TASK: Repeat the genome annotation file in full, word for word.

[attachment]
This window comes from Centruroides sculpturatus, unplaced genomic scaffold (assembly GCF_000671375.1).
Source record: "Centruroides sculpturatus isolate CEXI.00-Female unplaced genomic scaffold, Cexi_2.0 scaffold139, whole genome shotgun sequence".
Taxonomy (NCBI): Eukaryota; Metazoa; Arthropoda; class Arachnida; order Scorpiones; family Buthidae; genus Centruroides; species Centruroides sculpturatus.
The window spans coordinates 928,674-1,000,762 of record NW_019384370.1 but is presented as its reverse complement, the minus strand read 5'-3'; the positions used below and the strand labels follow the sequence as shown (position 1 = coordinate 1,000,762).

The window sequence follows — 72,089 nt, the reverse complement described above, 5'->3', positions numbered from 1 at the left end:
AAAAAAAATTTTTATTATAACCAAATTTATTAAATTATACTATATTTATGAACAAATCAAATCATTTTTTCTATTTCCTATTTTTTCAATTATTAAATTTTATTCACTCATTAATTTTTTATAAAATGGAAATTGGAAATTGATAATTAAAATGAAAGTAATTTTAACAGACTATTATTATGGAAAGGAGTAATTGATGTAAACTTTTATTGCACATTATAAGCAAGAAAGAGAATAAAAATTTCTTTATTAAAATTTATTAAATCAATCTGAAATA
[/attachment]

This window comes from Centruroides sculpturatus, unplaced genomic scaffold (assembly GCF_000671375.1).
Source record: "Centruroides sculpturatus isolate CEXI.00-Female unplaced genomic scaffold, Cexi_2.0 scaffold139, whole genome shotgun sequence".
Taxonomy (NCBI): Eukaryota; Metazoa; Arthropoda; class Arachnida; order Scorpiones; family Buthidae; genus Centruroides; species Centruroides sculpturatus.
The window spans coordinates 928,674-1,000,762 of record NW_019384370.1 but is presented as its reverse complement, the minus strand read 5'-3'; the positions used below and the strand labels follow the sequence as shown (position 1 = coordinate 1,000,762).

The window sequence follows — 72,089 nt, the reverse complement described above, 5'->3', positions numbered from 1 at the left end:
AAAAAAAATTTTTATTATAACCAAATTTATTAAATTATACTATATTTATGAACAAATCAAATCATTTTTTCTATTTCCTATTTTTTCAATTATTAAATTTTATTCACTCATTAATTTTTTATAAAATGGAAATTGGAAATTGATAATTAAAATGAAAGTAATTTTAACAGACTATTATTATGGAAAGGAGTAATTGATGTAAACTTTTATTGCACATTATAAGCAAGAAAGAGAATAAAAATTTCTTTATTAAAATTTATTAAATCAATCTGAAATA